New technology could help authorities identify suspects without DNA

PHOENIX - New technology could help Mesa police find a man who sexually assaulted a 4-year-old in January after breaking into the home in the middle of the night.

Mesa police have released a DNA phenotype snapshot — an image generated by predicting a person's physical appearance based on their DNA.

When police have a crime on their hands with very few leads on a suspect, the DNA left at a crime scene can help them find their criminal.

"DNA: it's a blueprint. It contains all the information about that person. You just read it to help them figure out who that person was," said Ellen Greytak, director of bioinformatics at Parabon NanoLabs.

They came up with technology that some police departments are now using, including Mesa police.

"What we can do is take that DNA, do a separate analysis, and then predict information about that person; their ancestry, pigmentation, shape of face. And from that, the investigators can narrow down the suspect list," Greytak said.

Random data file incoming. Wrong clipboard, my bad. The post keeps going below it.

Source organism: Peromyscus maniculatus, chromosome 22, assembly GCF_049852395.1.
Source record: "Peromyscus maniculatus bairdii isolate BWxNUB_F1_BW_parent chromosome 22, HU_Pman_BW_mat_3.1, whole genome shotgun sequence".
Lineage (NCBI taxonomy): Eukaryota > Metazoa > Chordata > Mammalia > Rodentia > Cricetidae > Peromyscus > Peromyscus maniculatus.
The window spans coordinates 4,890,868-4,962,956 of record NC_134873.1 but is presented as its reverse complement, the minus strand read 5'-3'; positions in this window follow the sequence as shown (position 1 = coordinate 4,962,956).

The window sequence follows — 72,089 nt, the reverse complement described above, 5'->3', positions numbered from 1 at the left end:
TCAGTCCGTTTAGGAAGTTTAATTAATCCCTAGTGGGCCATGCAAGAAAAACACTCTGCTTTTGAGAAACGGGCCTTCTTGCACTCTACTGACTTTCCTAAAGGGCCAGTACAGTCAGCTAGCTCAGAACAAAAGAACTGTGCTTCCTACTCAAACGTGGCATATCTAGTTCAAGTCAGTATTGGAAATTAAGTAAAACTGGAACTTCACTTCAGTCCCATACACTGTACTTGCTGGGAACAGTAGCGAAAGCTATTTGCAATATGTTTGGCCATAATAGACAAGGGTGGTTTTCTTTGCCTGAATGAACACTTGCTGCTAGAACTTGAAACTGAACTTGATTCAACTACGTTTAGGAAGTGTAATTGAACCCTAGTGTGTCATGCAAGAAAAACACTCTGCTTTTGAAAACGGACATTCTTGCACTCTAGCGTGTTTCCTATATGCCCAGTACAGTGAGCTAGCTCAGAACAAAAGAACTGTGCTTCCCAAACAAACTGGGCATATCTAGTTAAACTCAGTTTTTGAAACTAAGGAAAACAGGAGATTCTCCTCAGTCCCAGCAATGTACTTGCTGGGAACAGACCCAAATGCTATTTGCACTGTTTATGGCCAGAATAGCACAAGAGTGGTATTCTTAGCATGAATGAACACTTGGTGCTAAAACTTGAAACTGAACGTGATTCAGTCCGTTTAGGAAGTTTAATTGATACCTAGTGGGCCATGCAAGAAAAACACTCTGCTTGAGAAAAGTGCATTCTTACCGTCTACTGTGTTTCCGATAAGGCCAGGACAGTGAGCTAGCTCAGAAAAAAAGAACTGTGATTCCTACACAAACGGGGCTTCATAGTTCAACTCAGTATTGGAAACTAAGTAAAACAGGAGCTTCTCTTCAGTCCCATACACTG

She said the technology doesn't provide definitive answers, but it helps police focus their investigation by the process of elimination based in science.

"[For example] we might not be able to say for sure that this person has blue eyes versus green eyes, but they're definitely not brown," Greytak said.

Parabon already has a large database of DNA from people whose appearance they already know to help in the prediction.

"We know their eye color, for example, so we've used that data to pull out the parts of the DNA that you tend to see in people in blue eyes and that are different from DNA you see in people with brown eyes, for example," Greytak said.

Testing costs police departments $3,600.

Parabon has about 100 cases going right now since they've begun working with police departments around the U.S. in late 2014.

So far one snapshot has helped in a suspect being caught and prosecuted, Greytak said.

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